"Ha-ha-ha-ha-ha! You picked the wrong one!" and he doubled over, slapped his knee, and turned to the others: "Imagine it!" he choked, "he couldn't recognize his own mother! He - he picked the wrong one! Hee-hee-hee-hee!" and his face was red with the spasms of laughter and I looked on, stunned by the shock of his hideous, outrageous ridicule. I said nothing aloud. But my mind roared: "You son-of-a-bitch! I've been blindly loyal for forty years, and suffered horribly. Starting today I'm no longer your loyal Boy Scout Boy, pledged to dismiss my mother as an unperson. I'm going to find her, if she's alive, and hear her side of the story."

Soon after that I drove to Vermont and looked up Uncle Ivan, a bachelor who had avoided contact with us children since toddlerhood. "I know where she is," he said. "She's in Chicago. Just look in the phone book under 'Campbell', on South Colfax."

I called, we exchanged letters, and I took a flight. There I found a little old lady in an apartment full of cats. For several days we talked like old friends over cold cans of Budweiser, exchanging information non-stop in the most poignant and significant discussions of my life. We had a great time, laughing and crying together. To her, I was "Little Norman"; to me she was just an enjoyable little old lady - who was loaded with powerful information.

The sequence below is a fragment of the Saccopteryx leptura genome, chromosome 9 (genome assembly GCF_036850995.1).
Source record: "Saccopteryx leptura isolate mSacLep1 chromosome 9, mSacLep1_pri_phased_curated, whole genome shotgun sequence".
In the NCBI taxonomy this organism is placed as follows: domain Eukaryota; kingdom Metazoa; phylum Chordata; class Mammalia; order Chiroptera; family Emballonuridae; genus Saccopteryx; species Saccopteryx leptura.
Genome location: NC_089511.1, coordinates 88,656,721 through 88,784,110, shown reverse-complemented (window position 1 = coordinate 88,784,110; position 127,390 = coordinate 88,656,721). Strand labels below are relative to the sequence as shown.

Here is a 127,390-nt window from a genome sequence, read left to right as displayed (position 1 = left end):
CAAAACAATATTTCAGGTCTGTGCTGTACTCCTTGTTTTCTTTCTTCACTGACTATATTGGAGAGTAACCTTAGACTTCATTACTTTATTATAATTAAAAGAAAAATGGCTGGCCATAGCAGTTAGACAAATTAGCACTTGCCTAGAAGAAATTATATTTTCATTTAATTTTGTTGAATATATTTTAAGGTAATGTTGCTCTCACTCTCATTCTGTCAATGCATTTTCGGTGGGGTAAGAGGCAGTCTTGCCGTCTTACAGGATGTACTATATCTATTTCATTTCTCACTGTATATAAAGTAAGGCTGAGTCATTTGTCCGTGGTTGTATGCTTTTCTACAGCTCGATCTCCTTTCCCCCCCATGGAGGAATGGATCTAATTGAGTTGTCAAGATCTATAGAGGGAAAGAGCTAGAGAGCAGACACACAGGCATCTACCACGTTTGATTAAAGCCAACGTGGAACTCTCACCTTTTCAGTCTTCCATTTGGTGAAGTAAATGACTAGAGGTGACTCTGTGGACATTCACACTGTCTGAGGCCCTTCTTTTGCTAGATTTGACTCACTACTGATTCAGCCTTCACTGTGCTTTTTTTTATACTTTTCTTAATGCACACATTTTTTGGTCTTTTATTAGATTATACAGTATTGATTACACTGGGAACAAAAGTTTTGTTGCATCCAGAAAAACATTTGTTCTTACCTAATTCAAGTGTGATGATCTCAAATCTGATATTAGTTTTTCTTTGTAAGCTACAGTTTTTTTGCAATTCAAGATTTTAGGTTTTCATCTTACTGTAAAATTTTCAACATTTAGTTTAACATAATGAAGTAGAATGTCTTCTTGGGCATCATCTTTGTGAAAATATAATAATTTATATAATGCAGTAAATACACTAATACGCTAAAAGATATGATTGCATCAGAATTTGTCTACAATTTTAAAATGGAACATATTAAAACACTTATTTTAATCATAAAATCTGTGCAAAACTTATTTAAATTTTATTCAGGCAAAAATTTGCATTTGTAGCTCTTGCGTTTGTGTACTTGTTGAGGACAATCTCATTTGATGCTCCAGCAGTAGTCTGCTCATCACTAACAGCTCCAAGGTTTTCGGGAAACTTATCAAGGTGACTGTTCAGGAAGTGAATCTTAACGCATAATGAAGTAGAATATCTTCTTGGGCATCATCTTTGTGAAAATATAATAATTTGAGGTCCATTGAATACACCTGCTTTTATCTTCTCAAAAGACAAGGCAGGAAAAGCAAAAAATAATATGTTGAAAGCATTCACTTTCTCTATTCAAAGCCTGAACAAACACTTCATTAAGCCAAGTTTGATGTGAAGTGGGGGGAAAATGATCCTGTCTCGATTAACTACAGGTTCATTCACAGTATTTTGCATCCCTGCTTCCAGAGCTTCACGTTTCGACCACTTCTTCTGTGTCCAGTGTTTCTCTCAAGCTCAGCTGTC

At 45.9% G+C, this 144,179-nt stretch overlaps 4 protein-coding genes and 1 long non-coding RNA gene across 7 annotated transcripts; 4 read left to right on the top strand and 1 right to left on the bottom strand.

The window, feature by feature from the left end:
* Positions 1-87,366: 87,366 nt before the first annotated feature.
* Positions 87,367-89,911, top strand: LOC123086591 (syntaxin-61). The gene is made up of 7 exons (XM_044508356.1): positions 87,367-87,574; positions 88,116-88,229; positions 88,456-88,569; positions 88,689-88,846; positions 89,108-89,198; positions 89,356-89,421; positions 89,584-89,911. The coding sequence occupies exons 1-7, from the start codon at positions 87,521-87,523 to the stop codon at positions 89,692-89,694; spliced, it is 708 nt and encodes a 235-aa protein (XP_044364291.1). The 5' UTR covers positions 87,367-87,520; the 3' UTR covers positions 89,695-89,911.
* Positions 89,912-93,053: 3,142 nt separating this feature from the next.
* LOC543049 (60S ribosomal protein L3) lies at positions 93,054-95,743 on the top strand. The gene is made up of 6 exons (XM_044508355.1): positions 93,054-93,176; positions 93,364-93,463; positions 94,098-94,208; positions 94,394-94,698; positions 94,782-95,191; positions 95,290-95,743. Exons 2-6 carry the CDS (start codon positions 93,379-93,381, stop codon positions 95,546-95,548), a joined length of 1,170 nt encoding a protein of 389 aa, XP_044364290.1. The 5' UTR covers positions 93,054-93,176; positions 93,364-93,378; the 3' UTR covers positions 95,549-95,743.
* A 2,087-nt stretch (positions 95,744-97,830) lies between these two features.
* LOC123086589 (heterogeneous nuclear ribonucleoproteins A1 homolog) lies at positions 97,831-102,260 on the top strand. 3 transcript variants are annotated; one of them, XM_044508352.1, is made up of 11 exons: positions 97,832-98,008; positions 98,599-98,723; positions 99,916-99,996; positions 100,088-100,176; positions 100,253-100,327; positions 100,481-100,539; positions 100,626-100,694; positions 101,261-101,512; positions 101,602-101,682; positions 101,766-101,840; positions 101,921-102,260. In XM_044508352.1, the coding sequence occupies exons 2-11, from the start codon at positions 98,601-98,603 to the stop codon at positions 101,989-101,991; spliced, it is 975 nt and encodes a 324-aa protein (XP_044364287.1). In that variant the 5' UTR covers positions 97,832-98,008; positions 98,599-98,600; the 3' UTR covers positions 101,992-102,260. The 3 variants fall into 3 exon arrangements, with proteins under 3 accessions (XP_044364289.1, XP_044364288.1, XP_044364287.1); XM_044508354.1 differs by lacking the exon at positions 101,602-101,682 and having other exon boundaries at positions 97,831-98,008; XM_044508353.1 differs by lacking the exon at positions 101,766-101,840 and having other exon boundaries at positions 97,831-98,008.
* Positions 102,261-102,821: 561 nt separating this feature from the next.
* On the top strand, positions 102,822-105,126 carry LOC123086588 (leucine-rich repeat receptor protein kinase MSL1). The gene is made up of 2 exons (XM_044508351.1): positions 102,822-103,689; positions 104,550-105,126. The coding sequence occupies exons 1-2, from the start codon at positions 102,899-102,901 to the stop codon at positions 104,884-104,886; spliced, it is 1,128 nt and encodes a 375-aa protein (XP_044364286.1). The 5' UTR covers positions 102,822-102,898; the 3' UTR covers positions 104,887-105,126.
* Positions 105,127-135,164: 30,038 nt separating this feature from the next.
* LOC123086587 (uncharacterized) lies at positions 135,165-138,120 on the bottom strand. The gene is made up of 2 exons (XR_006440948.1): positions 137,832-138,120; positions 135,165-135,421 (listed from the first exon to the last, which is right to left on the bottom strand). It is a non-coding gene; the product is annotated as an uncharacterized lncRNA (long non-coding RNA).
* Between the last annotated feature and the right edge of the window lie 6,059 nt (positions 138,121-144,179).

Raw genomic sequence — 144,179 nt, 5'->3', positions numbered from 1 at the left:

Pieces of personal history fell into place completing a picture of the past that had always been curiously strewn with gaps. And I was privy to revelations that left me stunned. The deluge of information answered so many questions raised over a span of four decades, and filled so many blanks in family history, and disclosed so many startling details for family events in Barre, that I returned to Chicago for a second visit to confirm and clarify what she had told me.